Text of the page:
Maybe it’s too personal. It’s an unusual film, as much classical as experimental. In a way, it’s a simple movie romance, about two people who fall in love in and with Paris (where movie couples often fall in love), and then marry and move to Oklahoma (where Malick also once lived) and where the marriage soon undergoes tumult and friction (as movie romances often do).
The original couple—Affleck’s Neil and Kurylenko’s Marina—have their Days of Heaven, and then their Badlands, especially when Neil’s old flame, McAdams’ Jane shows up and Bardem’s Father Quintana starts brooding in his (mercifully) almost empty church. Marina, a Ukrainian expatriate with a ten year-old daughter (Tatiana Chiline as Tatiana) has the same first name as Lee Harvey Oswald‘s Russian wife. But don‘t jump to conclusions. To the Wonder have socio-political content, but more of the Walt Whitman kind than Oliver Stone‘s:
The movie has a soundtrack made up of snatches of classics and semi-classics (Wagner, Berlioz, Haydn, Part) all merging into music of mutual and un-mutual attractions. Marina—trapped in Bartlesville, Oklahoma, after being brought down from the cathedral heights of Mont Saint-Michel in Normandy, France—is alienated and friendless. Quiet Neil is increasingly drawn to Jane, Jane to Neil and Father Quintana, sadly celibate, is drawn to Marina. And the camera is drawn to all of them—especially Marina, around whom it whirls like a drunken lover trying to encircle and capture forever his loved one’s special beauty.
To the Wonder, like other Malicks, has little dialogue and a lot of voiceover. Malick’s usual method is to write and film the dialogue scenes, and then cut them down (like documentary footage) in his protracted, sometimes years-long editing process. Days of Heaven was once three or four hours long, and there are, it’s said by Richard Corliss, three different, complete versions (linear, impressionistic and the final cut) of The Thin Red Line.
Wonder, Corliss says, was so heavily cut that the film lost whole characters, including five played by Jessica Chastain, Michael Sheen, Amanda Peet, Rachel Weisz and Barry Pepper. I second Corliss‘s suggestion that all five actors be restored for a supplement disc in the DVD release, preferably by Criterion, as Corliss also wants. If that sounds a pretty pretentious thing to want—well, so be it. I’d like to have seen the four-hour version of Easy Rider too. Not to mention von Stroheim’s Greed. Or Welles’ The Magnificent Ambersons. So what if Malick is his own Irving Thalberg or his own RKO? We don’t burn celluloid with a movie on it any more, at least not in plain sight.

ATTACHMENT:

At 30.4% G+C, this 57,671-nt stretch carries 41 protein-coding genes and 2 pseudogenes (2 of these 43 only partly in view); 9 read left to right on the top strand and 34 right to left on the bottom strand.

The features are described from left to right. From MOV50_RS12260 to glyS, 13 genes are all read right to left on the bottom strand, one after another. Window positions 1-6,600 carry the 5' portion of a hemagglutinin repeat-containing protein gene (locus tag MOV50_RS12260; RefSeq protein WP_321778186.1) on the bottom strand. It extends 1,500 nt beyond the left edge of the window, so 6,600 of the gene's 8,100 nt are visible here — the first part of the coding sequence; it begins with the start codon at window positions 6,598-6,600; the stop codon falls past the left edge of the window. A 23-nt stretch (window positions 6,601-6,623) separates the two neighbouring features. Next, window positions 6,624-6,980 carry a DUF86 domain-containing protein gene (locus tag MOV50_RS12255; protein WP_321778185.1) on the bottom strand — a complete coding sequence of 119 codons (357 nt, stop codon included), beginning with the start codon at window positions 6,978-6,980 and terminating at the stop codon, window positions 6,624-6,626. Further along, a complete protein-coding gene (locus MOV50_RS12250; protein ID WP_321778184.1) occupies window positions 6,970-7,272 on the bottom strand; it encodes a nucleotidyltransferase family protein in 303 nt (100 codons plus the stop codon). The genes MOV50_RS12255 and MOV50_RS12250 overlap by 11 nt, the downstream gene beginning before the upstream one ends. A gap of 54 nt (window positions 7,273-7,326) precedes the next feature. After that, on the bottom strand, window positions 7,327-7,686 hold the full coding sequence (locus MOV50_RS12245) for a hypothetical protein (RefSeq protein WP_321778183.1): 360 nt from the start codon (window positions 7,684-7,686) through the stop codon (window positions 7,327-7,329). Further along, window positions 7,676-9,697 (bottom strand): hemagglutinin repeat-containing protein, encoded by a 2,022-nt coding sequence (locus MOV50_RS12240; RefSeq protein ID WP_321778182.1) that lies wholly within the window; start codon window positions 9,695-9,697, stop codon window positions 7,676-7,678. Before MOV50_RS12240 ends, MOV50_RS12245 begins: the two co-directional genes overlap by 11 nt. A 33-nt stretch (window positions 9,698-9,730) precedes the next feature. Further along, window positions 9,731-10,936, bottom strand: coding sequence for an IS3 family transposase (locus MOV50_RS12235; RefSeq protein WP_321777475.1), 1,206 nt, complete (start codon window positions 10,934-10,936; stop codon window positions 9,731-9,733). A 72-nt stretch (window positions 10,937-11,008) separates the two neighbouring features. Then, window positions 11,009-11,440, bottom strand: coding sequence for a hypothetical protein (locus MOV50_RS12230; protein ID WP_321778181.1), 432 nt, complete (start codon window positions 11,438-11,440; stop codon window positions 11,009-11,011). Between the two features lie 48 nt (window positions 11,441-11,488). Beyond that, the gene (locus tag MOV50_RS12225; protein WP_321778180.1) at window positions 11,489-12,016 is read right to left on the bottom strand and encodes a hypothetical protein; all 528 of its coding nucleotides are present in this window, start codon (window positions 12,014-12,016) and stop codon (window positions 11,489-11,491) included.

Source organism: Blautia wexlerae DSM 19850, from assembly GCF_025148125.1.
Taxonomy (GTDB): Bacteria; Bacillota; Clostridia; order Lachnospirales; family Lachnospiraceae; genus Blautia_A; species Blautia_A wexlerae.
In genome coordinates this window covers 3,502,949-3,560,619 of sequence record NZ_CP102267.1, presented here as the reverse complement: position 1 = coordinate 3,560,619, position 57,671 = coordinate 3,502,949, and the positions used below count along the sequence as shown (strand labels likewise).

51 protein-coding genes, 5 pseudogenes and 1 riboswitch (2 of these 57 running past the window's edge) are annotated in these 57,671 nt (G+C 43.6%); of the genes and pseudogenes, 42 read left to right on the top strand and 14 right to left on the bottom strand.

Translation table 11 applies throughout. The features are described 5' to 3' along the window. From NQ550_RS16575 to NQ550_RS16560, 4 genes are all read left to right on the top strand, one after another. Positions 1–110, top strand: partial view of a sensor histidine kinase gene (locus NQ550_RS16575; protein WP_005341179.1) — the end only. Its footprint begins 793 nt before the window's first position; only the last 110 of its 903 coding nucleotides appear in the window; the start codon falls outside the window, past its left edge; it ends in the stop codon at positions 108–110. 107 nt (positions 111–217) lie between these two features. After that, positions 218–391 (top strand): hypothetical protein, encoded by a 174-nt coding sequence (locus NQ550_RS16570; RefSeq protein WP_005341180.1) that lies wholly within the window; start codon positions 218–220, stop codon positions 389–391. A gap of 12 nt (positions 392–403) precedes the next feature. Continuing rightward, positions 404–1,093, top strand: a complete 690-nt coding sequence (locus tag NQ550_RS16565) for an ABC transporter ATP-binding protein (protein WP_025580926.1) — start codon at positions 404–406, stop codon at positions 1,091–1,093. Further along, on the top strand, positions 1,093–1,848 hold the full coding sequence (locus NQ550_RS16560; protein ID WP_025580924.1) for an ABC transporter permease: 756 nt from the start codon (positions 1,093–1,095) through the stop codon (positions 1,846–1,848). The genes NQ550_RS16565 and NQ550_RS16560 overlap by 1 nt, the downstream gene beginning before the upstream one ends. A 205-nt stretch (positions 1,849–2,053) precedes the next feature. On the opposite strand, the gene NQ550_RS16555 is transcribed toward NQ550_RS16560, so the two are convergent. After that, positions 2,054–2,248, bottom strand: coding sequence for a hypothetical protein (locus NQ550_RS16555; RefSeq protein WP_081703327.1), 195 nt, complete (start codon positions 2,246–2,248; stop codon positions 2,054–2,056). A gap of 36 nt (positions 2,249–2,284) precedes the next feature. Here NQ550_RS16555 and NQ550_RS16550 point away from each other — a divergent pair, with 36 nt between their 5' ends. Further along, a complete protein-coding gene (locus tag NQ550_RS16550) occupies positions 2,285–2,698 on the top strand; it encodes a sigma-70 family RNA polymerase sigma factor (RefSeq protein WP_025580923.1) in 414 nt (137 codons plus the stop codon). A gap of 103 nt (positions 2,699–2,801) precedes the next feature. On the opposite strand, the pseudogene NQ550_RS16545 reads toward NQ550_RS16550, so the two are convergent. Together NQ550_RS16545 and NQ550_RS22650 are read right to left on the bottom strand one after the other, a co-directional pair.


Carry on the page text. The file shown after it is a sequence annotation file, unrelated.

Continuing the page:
What the critics who dislike Wonder seem to dislike most is that the movie’s characters are revealed less though dialogue and acting than through the flow of images—which are, as Roger Ebert noticed, like the flow in a silent film: by a Murnau, a Vidor, a Gance. Ebert also said that the actors in Malick’s film show the deliberately limited expressivity of the actors in a Robert Bresson film—and indeed Bardem at times suggests Claude Laydu, the country priest of Bresson’s Diary of a Country Priest. Silence… Narration. Music.
One can love something, a movie, a person, even if parts of it (or them) don’t work so well. That’s what I felt here. The sounds in To the Wonder—especially the voice-over and musical pieces that both Malick and Bresson use so well—are crucial to the film. But the story is powerfully told through the images as well: those visions of Hell, Earth and Heaven that convey a world of gorgeous nature and passionate people, caught by a Steadicam that keeps tracking and whirling around them. Move. Dance. Love. Tilt up: The sky. The wonder.